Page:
Democratic presidential candidates Hillary Clinton and Sen. Bernie Sanders (Vt.), right, join Senate Minority Leader Harry M. Reid (D-Nev.) on stage before the Battle Born/Battleground First in the West Caucus Dinner on Jan. 6 in Las Vegas. (Alex Wong/Getty Images)

Close your eyes for a minute and imagine it’s Feb. 10. In the past nine days, Sen. Bernie Sanders (Vt.) has beaten his Democratic presidential challenger Hillary Clinton in the Iowa caucuses and the New Hampshire primary. There won’t be another vote for 10 more days (Nevada), and then it’ll be another week until South Carolina, the last of the big four early states, votes.

That scenario would be a total nightmare for Clinton. Period. It’s also a lot more likely to go from fantasy to reality than most people — including most establishment Democrats — understand.

Consider two polls conducted by the Wall Street Journal, NBC and Marist College in Iowa and New Hampshire that were released Sunday. In Iowa, Clinton has 48 percent, Sanders has 45 percent, and former Maryland governor Martin O’Malley has 5 percent. In New Hampshire, it’s Sanders in the lead with 50 percent, with 46 percent for Clinton and 1 percent for O’Malley.

Even if you accept that these surveys are a snapshot in time and take a step back to look at the broader polling picture, the idea of Sanders sweeping the first two states remains plausible.

Bernie Sanders enjoys strong support among young voters, but they'll need to turn out at the polls if he wants to win the Democratic nomination. (Peter Stevenson/The Washington Post)

In Iowa, Clinton’s lead on Sanders is 10 points, according to the RealClearPolitics average of polling conducted in the race. In New Hampshire, Sanders’s lead over Clinton is just shy of five points, according the RCP polling average.

There’s little question that Iowa is the tougher nut to crack of the two states for Sanders. Although Clinton finished third in the state’s 2008 caucuses, she and her team have worked extremely hard to ensure that she is well organized and well funded in the state to avoid a repeat of that performance.

Sanders’s strong liberal positions on, well, almost everything — including his early opposition to the war in Iraq — should endear him to the liberals who tend to make up a large chunk of the caucus electorate. In 2008, a majority of Iowa Democrats in the caucus exit poll identified themselves as either “very” (18 percent) or “somewhat” (34 percent) liberal.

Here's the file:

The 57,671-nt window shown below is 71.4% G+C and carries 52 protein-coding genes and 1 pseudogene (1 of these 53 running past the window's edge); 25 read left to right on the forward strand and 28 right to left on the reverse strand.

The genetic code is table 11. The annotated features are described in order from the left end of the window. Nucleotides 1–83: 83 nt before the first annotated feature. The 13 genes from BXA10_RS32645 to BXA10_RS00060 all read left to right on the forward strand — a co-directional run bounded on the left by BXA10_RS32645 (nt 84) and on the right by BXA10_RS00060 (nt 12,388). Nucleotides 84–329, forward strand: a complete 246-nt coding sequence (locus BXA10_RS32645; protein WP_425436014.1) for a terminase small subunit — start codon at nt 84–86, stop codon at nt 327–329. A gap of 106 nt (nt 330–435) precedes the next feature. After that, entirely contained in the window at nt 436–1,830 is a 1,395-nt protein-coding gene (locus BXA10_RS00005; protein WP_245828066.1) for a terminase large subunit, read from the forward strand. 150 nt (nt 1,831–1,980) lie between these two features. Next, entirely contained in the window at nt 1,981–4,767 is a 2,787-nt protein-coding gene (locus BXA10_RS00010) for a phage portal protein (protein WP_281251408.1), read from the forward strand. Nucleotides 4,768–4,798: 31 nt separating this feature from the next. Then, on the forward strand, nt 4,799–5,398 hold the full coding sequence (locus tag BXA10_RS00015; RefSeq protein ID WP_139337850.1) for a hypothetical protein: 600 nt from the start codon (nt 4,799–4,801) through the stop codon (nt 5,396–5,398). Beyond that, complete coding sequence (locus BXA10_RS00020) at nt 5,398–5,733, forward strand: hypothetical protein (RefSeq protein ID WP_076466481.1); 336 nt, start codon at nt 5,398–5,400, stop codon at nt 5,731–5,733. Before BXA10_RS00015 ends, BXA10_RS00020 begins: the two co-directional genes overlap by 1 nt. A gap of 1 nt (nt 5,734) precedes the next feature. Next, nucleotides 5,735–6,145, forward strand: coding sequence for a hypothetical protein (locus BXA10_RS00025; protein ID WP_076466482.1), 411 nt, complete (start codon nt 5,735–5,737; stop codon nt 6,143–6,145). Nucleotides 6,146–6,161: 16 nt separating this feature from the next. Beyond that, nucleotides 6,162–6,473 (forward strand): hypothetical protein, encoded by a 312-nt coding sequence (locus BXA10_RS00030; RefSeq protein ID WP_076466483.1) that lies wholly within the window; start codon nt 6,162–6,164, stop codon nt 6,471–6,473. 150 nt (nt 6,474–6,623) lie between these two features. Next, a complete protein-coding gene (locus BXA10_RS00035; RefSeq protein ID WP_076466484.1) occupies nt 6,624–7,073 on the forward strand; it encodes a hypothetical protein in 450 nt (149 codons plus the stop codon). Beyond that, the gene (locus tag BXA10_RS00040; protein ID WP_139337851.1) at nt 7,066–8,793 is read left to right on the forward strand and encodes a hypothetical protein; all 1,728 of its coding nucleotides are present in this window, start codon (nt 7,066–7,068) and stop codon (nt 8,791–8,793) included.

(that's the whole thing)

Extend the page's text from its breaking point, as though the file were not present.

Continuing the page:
In New Hampshire, Sanders has steadily run ahead of Clinton. Of the past 10 polls in the state, Clinton has led just three — and never by anything outside of the surveys’ margins of error.

Clinton allies have long insisted that Sanders’s geographic proximity to New Hampshire makes him naturally competitive in the state. And, they argue, a Sanders victory in the state would effectively be a “favorite son” situation — rendering it largely meaningless.

But back-to-back wins in Iowa and New Hampshire would make it impossible for the Clinton team to make that case credibly. Sanders wouldn’t be a one-state phenomenon; he would be 2-0 in head-to-head matchups against the heavy favorite to be the Democratic nominee.

Now, I know what you’re thinking. Even if Sanders wins Iowa and New Hampshire, Clinton is still in fine shape, because the rest of the calendar is made up of much more racially diverse states — Nevada on Feb. 20, South Carolina on Feb. 27, and so on and so forth — where Clinton runs far better than Sanders.

True! But remember that politics is a changeable business. And that most normal voters (still) aren’t paying much attention to the process. If Sanders won the first two states, is it that hard to believe that the race could fundamentally shift — and not in a good way for Clinton — in the 10 days between New Hampshire and ­Nevada?

To me, the idea that the race is totally upended is at least as likely as the notion that Sanders winning the first two states wouldn’t affect much of anything in the states that followed.

Clinton and her team are very aware of the peril inherent in their present situation. She has launched an aggressive attack on a 2005 Sanders vote in favor of giving immunity from liability lawsuits to gun manufacturers, a strategy clearly designed to take some of the shine off the senator from Vermont in the eyes of Iowa liberals.

“I think that the excuses and efforts by Senator Sanders to avoid responsibility for this vote, which the National Rifle Association hailed as the most important in 20 years, points at a clear difference,” Clinton said Sunday on CBS’s “Face the Nation.” “It’s a difference that Democratic voters in our primary can take into account.”

The political reality for Clinton goes like this: If she wins Iowa, she almost certainly could weather a New Hampshire loss and go on to win the nomination. But, if Clinton comes up short in Iowa, look out. We could be in for a longer — and more competitive — race than anyone expects.